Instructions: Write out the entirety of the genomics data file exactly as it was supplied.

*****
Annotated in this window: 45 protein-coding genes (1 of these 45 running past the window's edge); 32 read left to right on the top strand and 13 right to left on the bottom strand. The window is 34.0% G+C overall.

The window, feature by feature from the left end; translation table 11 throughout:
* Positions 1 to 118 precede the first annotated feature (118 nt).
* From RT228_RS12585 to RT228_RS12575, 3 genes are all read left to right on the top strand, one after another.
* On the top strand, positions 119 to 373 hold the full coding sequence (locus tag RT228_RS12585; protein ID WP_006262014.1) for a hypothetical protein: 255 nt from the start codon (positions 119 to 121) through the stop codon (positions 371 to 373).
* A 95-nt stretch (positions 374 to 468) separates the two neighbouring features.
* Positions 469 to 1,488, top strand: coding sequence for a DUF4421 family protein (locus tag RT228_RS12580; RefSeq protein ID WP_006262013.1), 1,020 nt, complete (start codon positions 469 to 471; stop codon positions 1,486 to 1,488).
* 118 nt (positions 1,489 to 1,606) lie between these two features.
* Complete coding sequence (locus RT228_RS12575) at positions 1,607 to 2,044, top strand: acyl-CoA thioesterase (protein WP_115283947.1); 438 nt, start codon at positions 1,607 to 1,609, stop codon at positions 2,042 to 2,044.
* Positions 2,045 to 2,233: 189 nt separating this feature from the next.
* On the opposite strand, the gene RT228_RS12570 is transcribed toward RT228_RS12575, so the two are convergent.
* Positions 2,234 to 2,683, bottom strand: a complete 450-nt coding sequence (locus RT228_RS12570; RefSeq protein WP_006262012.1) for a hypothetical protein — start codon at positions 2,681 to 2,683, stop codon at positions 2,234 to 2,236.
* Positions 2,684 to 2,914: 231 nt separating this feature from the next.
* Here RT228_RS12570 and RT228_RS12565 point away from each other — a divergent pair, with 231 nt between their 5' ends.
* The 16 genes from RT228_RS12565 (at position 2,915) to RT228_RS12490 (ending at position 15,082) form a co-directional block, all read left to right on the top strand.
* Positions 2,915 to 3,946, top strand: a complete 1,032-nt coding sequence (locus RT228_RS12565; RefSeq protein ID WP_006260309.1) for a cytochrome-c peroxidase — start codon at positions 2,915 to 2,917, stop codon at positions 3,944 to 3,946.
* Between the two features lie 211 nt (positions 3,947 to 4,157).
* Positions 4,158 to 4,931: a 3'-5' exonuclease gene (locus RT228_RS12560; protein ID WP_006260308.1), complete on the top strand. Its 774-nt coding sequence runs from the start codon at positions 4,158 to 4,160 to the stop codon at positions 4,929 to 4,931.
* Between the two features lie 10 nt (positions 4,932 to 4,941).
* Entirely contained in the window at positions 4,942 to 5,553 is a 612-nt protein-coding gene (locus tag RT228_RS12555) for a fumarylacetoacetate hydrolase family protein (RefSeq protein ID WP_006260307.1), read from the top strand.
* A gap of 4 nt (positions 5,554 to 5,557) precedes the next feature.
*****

Annotated in this window: 45 protein-coding genes (1 of these 45 running past the window's edge); 32 read left to right on the top strand and 13 right to left on the bottom strand. The window is 34.0% G+C overall.

The window, feature by feature from the left end; translation table 11 throughout:
* Positions 1 to 118 precede the first annotated feature (118 nt).
* From RT228_RS12585 to RT228_RS12575, 3 genes are all read left to right on the top strand, one after another.
* On the top strand, positions 119 to 373 hold the full coding sequence (locus tag RT228_RS12585; protein ID WP_006262014.1) for a hypothetical protein: 255 nt from the start codon (positions 119 to 121) through the stop codon (positions 371 to 373).
* A 95-nt stretch (positions 374 to 468) separates the two neighbouring features.
* Positions 469 to 1,488, top strand: coding sequence for a DUF4421 family protein (locus tag RT228_RS12580; RefSeq protein ID WP_006262013.1), 1,020 nt, complete (start codon positions 469 to 471; stop codon positions 1,486 to 1,488).
* 118 nt (positions 1,489 to 1,606) lie between these two features.
* Complete coding sequence (locus RT228_RS12575) at positions 1,607 to 2,044, top strand: acyl-CoA thioesterase (protein WP_115283947.1); 438 nt, start codon at positions 1,607 to 1,609, stop codon at positions 2,042 to 2,044.
* Positions 2,045 to 2,233: 189 nt separating this feature from the next.
* On the opposite strand, the gene RT228_RS12570 is transcribed toward RT228_RS12575, so the two are convergent.
* Positions 2,234 to 2,683, bottom strand: a complete 450-nt coding sequence (locus RT228_RS12570; RefSeq protein WP_006262012.1) for a hypothetical protein — start codon at positions 2,681 to 2,683, stop codon at positions 2,234 to 2,236.
* Positions 2,684 to 2,914: 231 nt separating this feature from the next.
* Here RT228_RS12570 and RT228_RS12565 point away from each other — a divergent pair, with 231 nt between their 5' ends.
* The 16 genes from RT228_RS12565 (at position 2,915) to RT228_RS12490 (ending at position 15,082) form a co-directional block, all read left to right on the top strand.
* Positions 2,915 to 3,946, top strand: a complete 1,032-nt coding sequence (locus RT228_RS12565; RefSeq protein ID WP_006260309.1) for a cytochrome-c peroxidase — start codon at positions 2,915 to 2,917, stop codon at positions 3,944 to 3,946.
* Between the two features lie 211 nt (positions 3,947 to 4,157).
* Positions 4,158 to 4,931: a 3'-5' exonuclease gene (locus RT228_RS12560; protein ID WP_006260308.1), complete on the top strand. Its 774-nt coding sequence runs from the start codon at positions 4,158 to 4,160 to the stop codon at positions 4,929 to 4,931.
* Between the two features lie 10 nt (positions 4,932 to 4,941).
* Entirely contained in the window at positions 4,942 to 5,553 is a 612-nt protein-coding gene (locus tag RT228_RS12555) for a fumarylacetoacetate hydrolase family protein (RefSeq protein ID WP_006260307.1), read from the top strand.
* A gap of 4 nt (positions 5,554 to 5,557) precedes the next feature.